San Jose (California)

An aerial view of downtown San Jose

Often known as "The Capital of Silicon Valley," San Jose is the largest city in the Bay Area, 3rd largest in California, and the 10th largest city in the United States. It was named the 4th safest big city in the US for 2008–2009. This clean, sprawling metropolis has sports, beautiful vistas, ethnic enclaves, and bleeds into the greater Bay Area for travelers who want to take their time in Northern California.


El Pueblo de San Jose de Guadalupe (literally, The Town of Saint Joseph of Guadalupe) was founded by José Joaquín Moraga in 1777 near the present day intersection of Guadalupe Parkway and West Taylor Street. In 1797, the pueblo was moved to the Plaza Pueblo (now Plaza de César Chávez), around which San Jose grew. And the rest is, as they say, history.

True to its location in the heart of Silicon Valley, San Jose is now home to the headquarters of many "tech" companies such as Cisco Systems, eBay, and Adobe Systems, just to name a few.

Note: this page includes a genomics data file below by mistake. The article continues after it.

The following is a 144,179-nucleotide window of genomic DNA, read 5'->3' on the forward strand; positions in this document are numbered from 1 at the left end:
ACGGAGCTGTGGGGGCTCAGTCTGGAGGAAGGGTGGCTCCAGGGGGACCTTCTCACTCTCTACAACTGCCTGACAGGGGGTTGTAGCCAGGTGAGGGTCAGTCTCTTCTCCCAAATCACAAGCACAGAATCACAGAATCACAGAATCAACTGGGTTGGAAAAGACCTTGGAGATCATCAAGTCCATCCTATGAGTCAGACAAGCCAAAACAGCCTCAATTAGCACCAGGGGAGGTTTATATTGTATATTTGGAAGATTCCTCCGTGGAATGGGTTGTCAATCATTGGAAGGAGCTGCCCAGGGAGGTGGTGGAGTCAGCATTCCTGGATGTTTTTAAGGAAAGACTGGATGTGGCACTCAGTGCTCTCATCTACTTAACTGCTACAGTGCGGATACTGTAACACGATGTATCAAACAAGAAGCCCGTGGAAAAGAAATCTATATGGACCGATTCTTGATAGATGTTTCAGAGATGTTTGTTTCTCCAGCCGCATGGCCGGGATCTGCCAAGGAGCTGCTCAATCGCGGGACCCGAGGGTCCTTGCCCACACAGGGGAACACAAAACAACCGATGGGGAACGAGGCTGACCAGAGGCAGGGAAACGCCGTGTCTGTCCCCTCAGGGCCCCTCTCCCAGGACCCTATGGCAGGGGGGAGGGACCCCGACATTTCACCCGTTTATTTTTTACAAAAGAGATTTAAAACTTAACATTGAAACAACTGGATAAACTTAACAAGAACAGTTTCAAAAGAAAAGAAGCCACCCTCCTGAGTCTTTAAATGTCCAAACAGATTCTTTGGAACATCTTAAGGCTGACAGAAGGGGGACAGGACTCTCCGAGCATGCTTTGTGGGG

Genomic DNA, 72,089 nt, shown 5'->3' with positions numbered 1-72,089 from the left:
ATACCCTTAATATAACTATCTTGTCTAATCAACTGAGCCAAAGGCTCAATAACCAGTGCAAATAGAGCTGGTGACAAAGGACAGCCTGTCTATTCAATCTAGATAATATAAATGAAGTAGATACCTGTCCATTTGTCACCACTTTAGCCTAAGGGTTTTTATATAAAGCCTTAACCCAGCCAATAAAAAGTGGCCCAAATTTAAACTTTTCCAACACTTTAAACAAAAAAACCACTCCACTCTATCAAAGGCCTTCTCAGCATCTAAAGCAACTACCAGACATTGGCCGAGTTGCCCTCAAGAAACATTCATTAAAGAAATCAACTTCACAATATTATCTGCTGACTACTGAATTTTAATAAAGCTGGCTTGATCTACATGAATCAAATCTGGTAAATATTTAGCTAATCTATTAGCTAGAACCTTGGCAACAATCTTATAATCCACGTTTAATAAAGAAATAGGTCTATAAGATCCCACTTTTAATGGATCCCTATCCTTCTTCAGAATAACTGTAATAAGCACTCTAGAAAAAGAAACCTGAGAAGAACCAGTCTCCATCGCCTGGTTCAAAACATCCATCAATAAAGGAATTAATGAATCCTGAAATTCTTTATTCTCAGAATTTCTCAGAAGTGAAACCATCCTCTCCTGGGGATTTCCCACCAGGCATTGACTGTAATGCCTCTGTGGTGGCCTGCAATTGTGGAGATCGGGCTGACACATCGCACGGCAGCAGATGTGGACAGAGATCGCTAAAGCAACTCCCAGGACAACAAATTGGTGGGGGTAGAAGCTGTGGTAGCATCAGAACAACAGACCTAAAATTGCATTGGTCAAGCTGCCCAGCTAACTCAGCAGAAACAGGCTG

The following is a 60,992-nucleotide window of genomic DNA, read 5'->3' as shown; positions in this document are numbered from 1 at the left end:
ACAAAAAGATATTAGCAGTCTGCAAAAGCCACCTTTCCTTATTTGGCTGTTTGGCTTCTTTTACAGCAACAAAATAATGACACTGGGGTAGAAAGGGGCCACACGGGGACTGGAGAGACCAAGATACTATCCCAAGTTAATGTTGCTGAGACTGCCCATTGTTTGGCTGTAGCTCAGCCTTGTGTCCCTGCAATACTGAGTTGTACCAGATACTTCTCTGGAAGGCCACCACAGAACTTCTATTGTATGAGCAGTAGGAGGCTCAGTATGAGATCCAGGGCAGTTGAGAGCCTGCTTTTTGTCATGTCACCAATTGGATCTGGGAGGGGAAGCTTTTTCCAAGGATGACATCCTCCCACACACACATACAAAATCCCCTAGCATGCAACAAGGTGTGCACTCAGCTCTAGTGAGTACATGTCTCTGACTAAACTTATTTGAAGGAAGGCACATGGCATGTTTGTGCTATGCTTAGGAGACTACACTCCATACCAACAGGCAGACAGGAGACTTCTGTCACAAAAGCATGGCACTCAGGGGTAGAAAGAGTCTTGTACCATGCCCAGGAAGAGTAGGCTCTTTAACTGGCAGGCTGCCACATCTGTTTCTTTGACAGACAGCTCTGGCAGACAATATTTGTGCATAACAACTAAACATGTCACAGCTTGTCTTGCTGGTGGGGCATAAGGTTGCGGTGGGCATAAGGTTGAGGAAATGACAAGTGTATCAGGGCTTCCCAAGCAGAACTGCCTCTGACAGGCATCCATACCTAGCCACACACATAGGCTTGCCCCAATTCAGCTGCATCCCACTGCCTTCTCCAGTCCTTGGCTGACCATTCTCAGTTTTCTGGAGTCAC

There are so many different neighborhoods in the large geographic area of San Jose that, depending on where you are, you might not know if you're still in the same city. Like most Bay Area towns and cities, San Jose is an expensive place to live (many basic houses easily top $1M in price). Some of the hip areas to live these days are in San Jose's downtown area, for those who prefer urban living, or Santana Row for a mixed living, shopping and dining community. You can find vintage California charm in the neighborhoods of Willow Glen and Rose Garden. The woodsy area of Almaden Valley is known for its excellent schools, and Silver Creek is known for its subdivisions of sprawling "McMansions." Evergreen is in East San Jose, right at the foothills of the city. Evergreen has some more affordable housing and is very residential. Since it is at the foothills, east San Jose is not as accessible as the other neighborhoods. Evergreen has excellent views of the foothills and many parks and recreational areas. Groseprick Park is located right in the heart of Evergreen and offers a mile long loop, basketball courts, baseball fields, playgrounds, and hiking trails.